A study by the Portuguese Association of the Pharmaceutical Industry reveals that innovative medicines, valued at between 60 and 80 billion euros, have avoided 110 thousand deaths in Portugal since 1990 and added two million years of healthy life.
The study ‘The value of the drug in Portugal’, prepared by the consultancy ‘McKinsey & Company’, at the request of Apifarma, collected and analyzed data referring to the Portuguese reality, aiming to “present a holistic perspective on the value of medicines in Portugal”, analyzing their human, social and economic value.
To assess the impact of drugs in these three dimensions, the study selected eight diseases (lung cancer, colorectal cancer, schizophrenia, HIV / AIDS, heart failure, diabetes, rheumatoid arthritis, chronic obstructive pulmonary disease), which represent 15% in Portugal.
The research concluded that “innovative medicines added significant value in Portugal” and brought benefits higher than the country’s total drug expenditure.
Since 1990, they have avoided more than 110,000 deaths, “comparable to the total population of the municipality of Setúbal in 2017,” contributed to the increase in life expectancy up to 10 years and added two million years of healthy life, 180,000 in 2016, which represent “more than three times those lost in injuries resulting from road accidents”.
“The value of healthy life years gained in the eight diseases represents between five and seven billion euros per year, above the total expenditure on medicines (3.8 billion euros),” said the study, which will be presented today in Lisbon in the Apifarma congress “Commitment to People, More and Better Life”.
To reach these numbers, the researchers compared the actual number of deaths from these diseases and the years of unhealthy life (DALYs) of each patient with the number projected.
“For each disease, the projection was based on an analysis of the evolution of disease prevalence and the average burden imposed on each patient between 1991 and 2016. Thus, in each disease, we tried to understand that innovative medicines were introduced or popularized each year and if this was reflected in the number of deaths and DALYs, “the consultant explained.
For example, for infancy diabetes appears around 2002 with the introduction of DPP-4 drugs, but innovation continued with the GLP-1 and SGLT-2 categories and basal insulin regimens over the impact of these innovative drugs is still felt today, the consultancy said.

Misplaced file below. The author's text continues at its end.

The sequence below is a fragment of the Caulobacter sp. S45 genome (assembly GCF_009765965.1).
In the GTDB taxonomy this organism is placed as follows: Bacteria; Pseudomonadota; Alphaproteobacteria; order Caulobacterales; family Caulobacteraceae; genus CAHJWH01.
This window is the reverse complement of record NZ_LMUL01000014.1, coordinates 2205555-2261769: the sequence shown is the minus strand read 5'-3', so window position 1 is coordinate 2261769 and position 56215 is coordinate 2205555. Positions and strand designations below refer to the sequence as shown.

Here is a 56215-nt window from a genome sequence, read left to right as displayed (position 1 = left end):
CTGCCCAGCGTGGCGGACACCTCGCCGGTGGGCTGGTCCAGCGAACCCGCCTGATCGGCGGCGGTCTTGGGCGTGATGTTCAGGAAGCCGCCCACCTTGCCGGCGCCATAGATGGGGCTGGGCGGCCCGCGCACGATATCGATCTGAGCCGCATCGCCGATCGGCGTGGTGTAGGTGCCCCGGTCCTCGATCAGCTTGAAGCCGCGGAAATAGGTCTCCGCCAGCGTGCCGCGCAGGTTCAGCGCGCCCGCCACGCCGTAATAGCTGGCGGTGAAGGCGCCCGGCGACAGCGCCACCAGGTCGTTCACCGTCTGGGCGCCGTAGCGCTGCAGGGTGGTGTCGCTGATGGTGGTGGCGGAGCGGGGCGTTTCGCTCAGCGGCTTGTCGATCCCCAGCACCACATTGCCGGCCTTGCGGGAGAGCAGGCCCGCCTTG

In the case of HIV / AIDS, innovative therapies have transformed “a fatal disease into a chronic and controllable disease, saving up to 22,000 lives, and in colorectal cancer avoiding up to 28,000 deaths,” the study points out.
Innovative medicines also allowed patients to continue to be productive, generating about 280 million euros per year in additional income for families in the eight diseases (€ 1,000 per month per affected family) and helped to reduce hospitalizations and other direct health costs at around € 560 million per year.
In order to analyze the productivity of the patients of an active age, several national and international studies have been evaluated, which confirmed an increase, either by postponing retirement or avoiding days off.
For rheumatoid arthritis it was possible to quantify this effect by 240 million euros per year of productivity increase, the consultant exemplified.
The study also indicates that the pharmaceutical industry added more than 1.5 billion euros to Portuguese GDP in 2016 compared to 2000, “enough to cover the entire budget for Science, Education and Technology.”
“Industry is a driver of global GDP growth, growing slightly faster than the economy (2.7% vs. 2.3% pa), and is creating jobs in Portugal,” employing around 10,000 people directly and 40 thousand directly and indirectly.
According to research, Portugal lags behind most European Union countries in access to innovative medicines, with patients’ access taking up to 38 months.
The research points out that “increasing the value of medicines in Portugal” would “innovate in patient care”, reinforcing prevention and diagnosis, integrating care and leveraging technology, for “accelerating access to innovative medicines”, simplifying approval reimbursement, and for “attracting investment from the pharmaceutical industry”.